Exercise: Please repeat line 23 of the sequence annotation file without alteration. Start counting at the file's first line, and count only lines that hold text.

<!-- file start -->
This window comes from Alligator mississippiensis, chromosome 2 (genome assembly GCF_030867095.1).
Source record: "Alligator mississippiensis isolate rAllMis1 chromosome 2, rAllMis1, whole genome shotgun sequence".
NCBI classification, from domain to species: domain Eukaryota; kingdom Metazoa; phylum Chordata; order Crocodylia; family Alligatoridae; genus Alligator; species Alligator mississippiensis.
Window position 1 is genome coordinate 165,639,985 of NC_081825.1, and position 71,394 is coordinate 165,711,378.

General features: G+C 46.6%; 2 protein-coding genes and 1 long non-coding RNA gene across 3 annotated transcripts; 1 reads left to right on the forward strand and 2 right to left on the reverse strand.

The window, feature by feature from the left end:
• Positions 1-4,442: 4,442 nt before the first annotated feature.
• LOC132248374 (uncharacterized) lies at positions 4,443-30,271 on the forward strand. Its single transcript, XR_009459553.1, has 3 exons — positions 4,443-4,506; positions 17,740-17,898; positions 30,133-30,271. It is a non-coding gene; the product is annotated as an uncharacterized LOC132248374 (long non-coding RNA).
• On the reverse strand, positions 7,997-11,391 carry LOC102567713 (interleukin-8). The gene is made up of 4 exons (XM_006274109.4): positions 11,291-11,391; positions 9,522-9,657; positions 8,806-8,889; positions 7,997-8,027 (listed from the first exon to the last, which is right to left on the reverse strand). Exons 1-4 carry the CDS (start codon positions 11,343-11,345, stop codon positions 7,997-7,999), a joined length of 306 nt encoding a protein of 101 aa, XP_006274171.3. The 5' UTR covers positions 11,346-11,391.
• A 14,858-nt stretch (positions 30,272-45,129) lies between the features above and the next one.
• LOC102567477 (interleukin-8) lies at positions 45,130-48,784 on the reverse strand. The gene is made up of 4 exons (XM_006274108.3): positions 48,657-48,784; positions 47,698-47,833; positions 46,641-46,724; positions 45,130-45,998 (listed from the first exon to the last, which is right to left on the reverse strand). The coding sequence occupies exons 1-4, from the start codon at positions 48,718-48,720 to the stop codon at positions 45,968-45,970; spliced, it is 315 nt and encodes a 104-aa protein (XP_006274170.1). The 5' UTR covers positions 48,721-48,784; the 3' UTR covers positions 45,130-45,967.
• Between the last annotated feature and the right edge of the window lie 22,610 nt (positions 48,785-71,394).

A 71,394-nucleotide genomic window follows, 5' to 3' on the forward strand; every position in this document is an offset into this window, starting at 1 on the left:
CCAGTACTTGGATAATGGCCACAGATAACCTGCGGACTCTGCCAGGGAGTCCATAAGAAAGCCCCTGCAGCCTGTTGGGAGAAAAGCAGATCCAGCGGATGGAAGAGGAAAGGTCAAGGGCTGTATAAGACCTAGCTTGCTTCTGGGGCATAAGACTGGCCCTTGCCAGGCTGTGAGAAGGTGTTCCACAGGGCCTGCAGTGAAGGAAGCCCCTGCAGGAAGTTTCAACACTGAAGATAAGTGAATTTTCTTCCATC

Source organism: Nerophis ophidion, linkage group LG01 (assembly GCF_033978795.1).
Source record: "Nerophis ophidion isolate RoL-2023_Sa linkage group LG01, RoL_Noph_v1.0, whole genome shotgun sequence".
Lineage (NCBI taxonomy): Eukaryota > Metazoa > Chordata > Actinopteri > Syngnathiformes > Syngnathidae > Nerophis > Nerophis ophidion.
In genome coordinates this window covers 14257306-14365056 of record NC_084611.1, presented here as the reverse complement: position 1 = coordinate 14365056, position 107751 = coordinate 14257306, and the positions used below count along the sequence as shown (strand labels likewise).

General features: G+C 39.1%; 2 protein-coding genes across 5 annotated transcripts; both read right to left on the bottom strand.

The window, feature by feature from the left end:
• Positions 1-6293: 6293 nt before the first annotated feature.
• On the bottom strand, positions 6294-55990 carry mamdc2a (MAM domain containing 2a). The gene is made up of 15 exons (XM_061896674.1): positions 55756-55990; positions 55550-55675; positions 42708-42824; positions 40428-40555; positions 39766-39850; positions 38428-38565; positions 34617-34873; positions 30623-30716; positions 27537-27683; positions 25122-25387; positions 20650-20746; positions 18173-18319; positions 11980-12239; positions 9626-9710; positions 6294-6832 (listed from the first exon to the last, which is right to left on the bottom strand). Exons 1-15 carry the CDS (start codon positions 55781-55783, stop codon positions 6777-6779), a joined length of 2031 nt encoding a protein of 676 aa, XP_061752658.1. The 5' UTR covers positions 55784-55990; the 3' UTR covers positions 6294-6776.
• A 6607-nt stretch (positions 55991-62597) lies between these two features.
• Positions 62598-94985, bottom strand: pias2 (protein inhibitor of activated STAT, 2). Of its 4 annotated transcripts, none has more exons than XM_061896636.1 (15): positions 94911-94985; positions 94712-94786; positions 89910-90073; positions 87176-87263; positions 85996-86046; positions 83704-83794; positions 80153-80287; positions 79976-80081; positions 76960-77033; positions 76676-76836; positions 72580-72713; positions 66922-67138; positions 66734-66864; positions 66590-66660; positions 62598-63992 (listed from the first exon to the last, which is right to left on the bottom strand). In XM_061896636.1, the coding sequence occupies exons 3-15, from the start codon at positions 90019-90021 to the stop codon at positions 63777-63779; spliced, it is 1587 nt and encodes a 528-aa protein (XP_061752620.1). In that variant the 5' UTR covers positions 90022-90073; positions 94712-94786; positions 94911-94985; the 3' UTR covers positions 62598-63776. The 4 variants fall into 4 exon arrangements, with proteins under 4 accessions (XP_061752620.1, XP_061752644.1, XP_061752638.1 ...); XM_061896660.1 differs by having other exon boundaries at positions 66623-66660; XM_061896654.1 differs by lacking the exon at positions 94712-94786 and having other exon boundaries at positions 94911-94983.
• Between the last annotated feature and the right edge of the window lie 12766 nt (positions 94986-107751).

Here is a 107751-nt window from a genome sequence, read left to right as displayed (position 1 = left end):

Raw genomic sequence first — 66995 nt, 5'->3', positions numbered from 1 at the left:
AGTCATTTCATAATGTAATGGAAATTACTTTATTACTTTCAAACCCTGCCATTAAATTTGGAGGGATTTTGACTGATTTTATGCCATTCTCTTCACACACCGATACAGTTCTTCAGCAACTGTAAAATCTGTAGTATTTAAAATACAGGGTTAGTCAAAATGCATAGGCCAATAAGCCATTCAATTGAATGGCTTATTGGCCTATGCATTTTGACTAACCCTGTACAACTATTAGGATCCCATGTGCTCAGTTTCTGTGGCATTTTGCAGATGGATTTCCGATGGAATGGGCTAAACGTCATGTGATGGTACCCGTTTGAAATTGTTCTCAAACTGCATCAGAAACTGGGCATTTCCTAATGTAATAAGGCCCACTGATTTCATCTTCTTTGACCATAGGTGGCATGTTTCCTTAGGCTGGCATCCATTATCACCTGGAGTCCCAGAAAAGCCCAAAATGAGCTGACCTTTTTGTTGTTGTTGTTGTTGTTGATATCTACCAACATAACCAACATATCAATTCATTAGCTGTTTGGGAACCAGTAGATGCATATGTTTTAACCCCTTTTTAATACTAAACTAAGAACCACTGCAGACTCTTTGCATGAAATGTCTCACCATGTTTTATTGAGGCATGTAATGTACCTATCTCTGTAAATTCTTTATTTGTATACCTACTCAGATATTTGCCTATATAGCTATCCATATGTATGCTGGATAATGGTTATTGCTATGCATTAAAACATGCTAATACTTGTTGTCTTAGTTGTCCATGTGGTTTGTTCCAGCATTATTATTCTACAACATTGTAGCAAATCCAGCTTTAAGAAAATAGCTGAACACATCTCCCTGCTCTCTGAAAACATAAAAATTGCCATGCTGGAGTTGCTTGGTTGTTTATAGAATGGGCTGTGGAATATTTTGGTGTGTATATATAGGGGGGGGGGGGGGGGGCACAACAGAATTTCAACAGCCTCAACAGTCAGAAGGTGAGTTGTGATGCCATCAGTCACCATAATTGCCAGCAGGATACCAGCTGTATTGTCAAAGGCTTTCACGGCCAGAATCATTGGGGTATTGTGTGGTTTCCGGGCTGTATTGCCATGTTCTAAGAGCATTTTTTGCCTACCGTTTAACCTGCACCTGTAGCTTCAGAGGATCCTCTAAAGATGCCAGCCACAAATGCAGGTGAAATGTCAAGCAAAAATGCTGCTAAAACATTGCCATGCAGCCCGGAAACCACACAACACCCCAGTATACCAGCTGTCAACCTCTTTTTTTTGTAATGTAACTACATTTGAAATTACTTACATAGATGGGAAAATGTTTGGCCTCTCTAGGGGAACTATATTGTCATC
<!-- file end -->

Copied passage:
• A 6607-nt stretch (positions 55991-62597) lies between these two features.